Dementia care costs

41% of all people receiving care have to fund it entirely themselves* and it is therefore fair to assume this is also the state of affairs for dementia sufferers.

Responsibility for provision of medical and social care for older people, including dementia care, in the UK is spread across the NHS and the Local Authority. Healthcare provided by the NHS is mostly free however social and personal care is means-tested. So you may have to pay for all or some of the long term care services that have been arranged for you by your Local Authority, depending on your assets and income. 

Please refer to our section on self-funding for more information, as well as advice on your financial assessment or 'means test'.

There is a risk that people with dementia may be at a greater financial disadvantage because their need for residential care could last longer. This is because dementia is an incurable condition caused by disease of the brain and this does not necessarily mean they will develop other medical conditions that might reduce life expectancy. Lifetime care costs therefore may be considerably higher.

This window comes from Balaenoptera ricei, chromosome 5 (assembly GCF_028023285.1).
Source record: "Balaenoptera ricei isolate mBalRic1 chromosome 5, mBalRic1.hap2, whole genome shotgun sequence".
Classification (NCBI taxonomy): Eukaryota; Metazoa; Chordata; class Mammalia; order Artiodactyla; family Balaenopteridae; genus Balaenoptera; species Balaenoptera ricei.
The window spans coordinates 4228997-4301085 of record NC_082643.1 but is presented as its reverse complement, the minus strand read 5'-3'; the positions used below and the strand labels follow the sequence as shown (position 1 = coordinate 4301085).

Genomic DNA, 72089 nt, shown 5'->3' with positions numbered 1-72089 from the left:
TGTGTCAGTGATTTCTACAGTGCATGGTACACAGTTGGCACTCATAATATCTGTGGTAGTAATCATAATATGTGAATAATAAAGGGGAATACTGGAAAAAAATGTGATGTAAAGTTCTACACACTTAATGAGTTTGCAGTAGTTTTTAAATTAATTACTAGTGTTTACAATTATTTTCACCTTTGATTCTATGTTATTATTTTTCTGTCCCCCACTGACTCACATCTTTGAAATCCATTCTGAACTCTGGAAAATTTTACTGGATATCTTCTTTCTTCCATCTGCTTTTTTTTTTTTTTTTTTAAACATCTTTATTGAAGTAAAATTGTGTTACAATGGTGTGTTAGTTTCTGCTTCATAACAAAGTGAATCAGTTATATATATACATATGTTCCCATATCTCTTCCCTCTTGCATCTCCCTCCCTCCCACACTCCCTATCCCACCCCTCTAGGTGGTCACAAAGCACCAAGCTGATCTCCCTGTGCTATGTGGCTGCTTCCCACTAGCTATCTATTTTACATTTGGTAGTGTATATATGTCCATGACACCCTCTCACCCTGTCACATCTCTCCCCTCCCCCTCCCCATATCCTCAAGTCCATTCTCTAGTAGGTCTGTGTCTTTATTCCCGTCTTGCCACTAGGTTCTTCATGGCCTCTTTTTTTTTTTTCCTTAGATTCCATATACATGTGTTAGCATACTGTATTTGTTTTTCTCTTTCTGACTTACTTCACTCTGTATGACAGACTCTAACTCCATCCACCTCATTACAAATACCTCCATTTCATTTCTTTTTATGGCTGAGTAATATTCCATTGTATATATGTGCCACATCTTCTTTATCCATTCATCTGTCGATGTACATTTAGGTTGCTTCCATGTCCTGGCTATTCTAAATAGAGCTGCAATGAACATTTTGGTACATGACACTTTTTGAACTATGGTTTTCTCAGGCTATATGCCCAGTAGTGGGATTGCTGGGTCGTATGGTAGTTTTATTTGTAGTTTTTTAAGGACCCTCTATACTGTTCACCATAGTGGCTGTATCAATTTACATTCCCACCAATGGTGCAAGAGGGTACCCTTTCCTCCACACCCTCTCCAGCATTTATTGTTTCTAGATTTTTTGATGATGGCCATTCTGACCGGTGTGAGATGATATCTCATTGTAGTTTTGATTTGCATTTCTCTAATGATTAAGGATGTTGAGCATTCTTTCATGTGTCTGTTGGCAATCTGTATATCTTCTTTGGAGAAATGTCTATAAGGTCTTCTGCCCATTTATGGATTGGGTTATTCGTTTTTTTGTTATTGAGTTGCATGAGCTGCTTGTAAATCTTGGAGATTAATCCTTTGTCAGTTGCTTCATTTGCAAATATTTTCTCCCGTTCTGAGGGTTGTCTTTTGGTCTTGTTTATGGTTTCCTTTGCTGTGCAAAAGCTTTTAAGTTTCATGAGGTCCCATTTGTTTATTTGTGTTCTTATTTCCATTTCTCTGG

Where dementia sufferers stay in their own homes to be looked after by a relative, substantial additional costs are frequently borne by that family carer. These additional costs can take the form of paying out for support services, social care or loss of earnings (where a carer either reduces their working hours or gives up their job entirely).

There are other associated costs in caring for someone with dementia, for example securing Lasting Power of Attorney and additional travel costs where using public transport becomes problematic.

Please use our Advice section at the top of this page to make contact with a specialist care fees adviser to speak about the particular issues relating to self-funding of dementia care.

*Laing and Buisson Care of Elderly People, UK Market Survey 2014/15.

Use our cost of residential care calculator  to see the average cost of care in your local area.